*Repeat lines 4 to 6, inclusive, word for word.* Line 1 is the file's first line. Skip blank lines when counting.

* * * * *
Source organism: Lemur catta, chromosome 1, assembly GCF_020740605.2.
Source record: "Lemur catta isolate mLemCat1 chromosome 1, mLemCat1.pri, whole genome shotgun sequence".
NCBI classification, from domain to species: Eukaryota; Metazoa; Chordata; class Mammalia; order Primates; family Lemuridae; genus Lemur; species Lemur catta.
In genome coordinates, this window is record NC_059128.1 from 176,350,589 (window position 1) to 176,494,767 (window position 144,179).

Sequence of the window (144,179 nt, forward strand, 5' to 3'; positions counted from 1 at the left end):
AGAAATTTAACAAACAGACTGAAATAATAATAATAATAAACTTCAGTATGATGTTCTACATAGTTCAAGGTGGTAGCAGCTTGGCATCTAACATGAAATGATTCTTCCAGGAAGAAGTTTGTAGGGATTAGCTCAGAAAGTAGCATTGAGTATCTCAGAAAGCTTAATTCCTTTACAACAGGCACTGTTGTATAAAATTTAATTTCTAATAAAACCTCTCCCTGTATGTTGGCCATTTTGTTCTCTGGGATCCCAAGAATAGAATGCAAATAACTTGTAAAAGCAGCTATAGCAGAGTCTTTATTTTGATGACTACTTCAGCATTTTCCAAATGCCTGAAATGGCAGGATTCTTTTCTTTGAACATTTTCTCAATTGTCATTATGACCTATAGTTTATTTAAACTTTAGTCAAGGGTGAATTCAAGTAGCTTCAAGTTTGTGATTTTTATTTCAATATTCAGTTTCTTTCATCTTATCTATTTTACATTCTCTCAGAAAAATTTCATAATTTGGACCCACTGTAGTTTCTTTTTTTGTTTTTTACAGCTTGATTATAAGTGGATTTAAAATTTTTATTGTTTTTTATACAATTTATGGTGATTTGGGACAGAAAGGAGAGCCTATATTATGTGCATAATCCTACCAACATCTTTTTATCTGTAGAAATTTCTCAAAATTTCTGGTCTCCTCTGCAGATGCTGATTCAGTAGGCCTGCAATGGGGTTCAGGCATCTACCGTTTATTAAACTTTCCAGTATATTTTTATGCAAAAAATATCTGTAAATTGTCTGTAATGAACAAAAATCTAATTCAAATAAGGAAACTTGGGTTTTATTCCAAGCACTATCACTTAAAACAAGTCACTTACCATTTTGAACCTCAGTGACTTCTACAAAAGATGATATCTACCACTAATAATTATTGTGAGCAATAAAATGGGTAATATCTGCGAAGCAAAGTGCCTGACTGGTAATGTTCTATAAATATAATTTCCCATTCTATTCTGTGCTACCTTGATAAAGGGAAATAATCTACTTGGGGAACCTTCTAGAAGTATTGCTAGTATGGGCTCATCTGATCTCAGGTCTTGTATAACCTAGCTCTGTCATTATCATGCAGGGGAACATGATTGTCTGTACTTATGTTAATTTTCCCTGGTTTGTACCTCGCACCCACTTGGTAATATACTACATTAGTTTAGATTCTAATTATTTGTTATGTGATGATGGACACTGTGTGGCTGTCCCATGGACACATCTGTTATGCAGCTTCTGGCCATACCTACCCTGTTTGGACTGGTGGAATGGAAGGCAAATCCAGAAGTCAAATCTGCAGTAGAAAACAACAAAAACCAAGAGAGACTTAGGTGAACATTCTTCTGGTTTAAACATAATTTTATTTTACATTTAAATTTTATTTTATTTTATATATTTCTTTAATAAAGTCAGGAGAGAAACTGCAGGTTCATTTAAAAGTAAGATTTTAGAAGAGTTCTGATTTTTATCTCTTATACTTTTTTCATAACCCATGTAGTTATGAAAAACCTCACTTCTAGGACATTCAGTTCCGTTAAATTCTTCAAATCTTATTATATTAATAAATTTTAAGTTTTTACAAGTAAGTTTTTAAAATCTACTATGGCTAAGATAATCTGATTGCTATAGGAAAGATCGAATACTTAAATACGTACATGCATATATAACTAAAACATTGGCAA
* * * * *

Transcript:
In genome coordinates, this window is record NC_059128.1 from 176,350,589 (window position 1) to 176,494,767 (window position 144,179).

Sequence of the window (144,179 nt, forward strand, 5' to 3'; positions counted from 1 at the left end):
AGAAATTTAACAAACAGACTGAAATAATAATAATAATAAACTTCAGTATGATGTTCTACATAGTTCAAGGTGGTAGCAGCTTGGCATCTAACATGAAATGATTCTTCCAGGAAGAAGTTTGTAGGGATTAGCTCAGAAAGTAGCATTGAGTATCTCAGAAAGCTTAATTCCTTTACAACAGGCACTGTTGTATAAAATTTAATTTCTAATAAAACCTCTCCCTGTATGTTGGCCATTTTGTTCTCTGGGATCCCAAGAATAGAATGCAAATAACTTGTAAAAGCAGCTATAGCAGAGTCTTTATTTTGATGACTACTTCAGCATTTTCCAAATGCCTGAAATGGCAGGATTCTTTTCTTTGAACATTTTCTCAATTGTCATTATGACCTATAGTTTATTTAAACTTTAGTCAAGGGTGAATTCAAGTAGCTTCAAGTTTGTGATTTTTATTTCAATATTCAGTTTCTTTCATCTTATCTATTTTACATTCTCTCAGAAAAATTTCATAATTTGGACCCACTGTAGTTTCTTTTTTTGTTTTTTACAGCTTGATTATAAGTGGATTTAAAATTTTTATTGTTTTTTATACAATTTATGGTGATTTGGGACAGAAAGGAGAGCCTATATTATGTGCATAATCCTACCAACATCTTTTTATCTGTAGAAATTTCTCAAAATTTCTGGTCTCCTCTGCAGATGCTGATTCAGTAGGCCTGCAATGGGGTTCAGGCATCTACCGTTTATTAAACTTTCCAGTATATTTTTATGCAAAAAATATCTGTAAATTGTCTGTAATGAACAAAAATCTAATTCAAATAAGGAAACTTGGGTTTTATTCCAAGCACTATCACTTAAAACAAGTCACTTACCATTTTGAACCTCAGTGACTTCTACAAAAGATGATATCTACCACTAATAATTATTGTGAGCAATAAAATGGGTAATATCTGCGAAGCAAAGTGCCTGACTGGTAATGTTCTATAAATATAATTTCCCATTCTATTCTGTGCTACCTTGATAAAGGGAAATAATCTACTTGGGGAACCTTCTAGAAGTATTGCTAGTATGGGCTCATCTGATCTCAGGTCTTGTATAACCTAGCTCTGTCATTATCATGCAGGGGAACATGATTGTCTGTACTTATGTTAATTTTCCCTGGTTTGTACCTCGCACCCACTTGGTAATATACTACATTAGTTTAGATTCTAATTATTTGTTATGTGATGATGGACACTGTGTGGCTGTCCCATGGACACATCTGTTATGCAGCTTCTGGCCATACCTACCCTGTTTGGACTGGTGGAATGGAAGGCAAATCCAGAAGTCAAATCTGCAGTAGAAAACAACAAAAACCAAGAGAGACTTAGGTGAACATTCTTCTGGTTTAAACATAATTTTATTTTACATTTAAATTTTATTTTATTTTATATATTTCTTTAATAAAGTCAGGAGAGAAACTGCAGGTTCATTTAAAAGTAAGATTTTAGAAGAGTTCTGATTTTTATCTCTTATACTTTTTTCATAACCCATGTAGTTATGAAAAACCTCACTTCTAGGACATTCAGTTCCGTTAAATTCTTCAAATCTTATTATATTAATAAATTTTAAGTTTTTACAAGTAAGTTTTTAAAATCTACTATGGCTAAGATAATCTGATTGCTATAGGAAAGATCGAATACTTAAATACGTACATGCATATATAACTAAAACATTGGCAA